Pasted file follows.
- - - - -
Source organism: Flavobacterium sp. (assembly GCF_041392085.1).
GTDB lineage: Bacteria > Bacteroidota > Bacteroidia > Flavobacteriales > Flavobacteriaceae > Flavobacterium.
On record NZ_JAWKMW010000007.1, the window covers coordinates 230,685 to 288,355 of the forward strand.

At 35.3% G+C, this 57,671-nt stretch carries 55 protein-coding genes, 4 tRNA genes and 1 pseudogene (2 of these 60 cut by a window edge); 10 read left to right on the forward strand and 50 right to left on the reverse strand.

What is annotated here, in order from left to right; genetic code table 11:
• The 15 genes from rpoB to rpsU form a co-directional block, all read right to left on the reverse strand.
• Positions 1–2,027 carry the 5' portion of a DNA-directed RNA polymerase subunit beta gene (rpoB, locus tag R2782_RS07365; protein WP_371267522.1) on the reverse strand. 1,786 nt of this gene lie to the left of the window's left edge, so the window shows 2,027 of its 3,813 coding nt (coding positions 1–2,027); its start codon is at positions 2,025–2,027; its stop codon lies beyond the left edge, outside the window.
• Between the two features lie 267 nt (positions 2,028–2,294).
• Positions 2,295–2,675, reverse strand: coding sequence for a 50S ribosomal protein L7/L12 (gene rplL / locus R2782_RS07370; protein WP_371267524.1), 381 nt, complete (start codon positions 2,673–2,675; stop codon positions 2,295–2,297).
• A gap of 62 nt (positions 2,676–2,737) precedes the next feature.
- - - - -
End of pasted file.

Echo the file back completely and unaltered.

Source organism: Flavobacterium sp. (assembly GCF_041392085.1).
GTDB lineage: Bacteria > Bacteroidota > Bacteroidia > Flavobacteriales > Flavobacteriaceae > Flavobacterium.
On record NZ_JAWKMW010000007.1, the window covers coordinates 230,685 to 288,355 of the forward strand.

At 35.3% G+C, this 57,671-nt stretch carries 55 protein-coding genes, 4 tRNA genes and 1 pseudogene (2 of these 60 cut by a window edge); 10 read left to right on the forward strand and 50 right to left on the reverse strand.

What is annotated here, in order from left to right; genetic code table 11:
• The 15 genes from rpoB to rpsU form a co-directional block, all read right to left on the reverse strand.
• Positions 1–2,027 carry the 5' portion of a DNA-directed RNA polymerase subunit beta gene (rpoB, locus tag R2782_RS07365; protein WP_371267522.1) on the reverse strand. 1,786 nt of this gene lie to the left of the window's left edge, so the window shows 2,027 of its 3,813 coding nt (coding positions 1–2,027); its start codon is at positions 2,025–2,027; its stop codon lies beyond the left edge, outside the window.
• Between the two features lie 267 nt (positions 2,028–2,294).
• Positions 2,295–2,675, reverse strand: coding sequence for a 50S ribosomal protein L7/L12 (gene rplL / locus R2782_RS07370; protein WP_371267524.1), 381 nt, complete (start codon positions 2,673–2,675; stop codon positions 2,295–2,297).
• A gap of 62 nt (positions 2,676–2,737) precedes the next feature.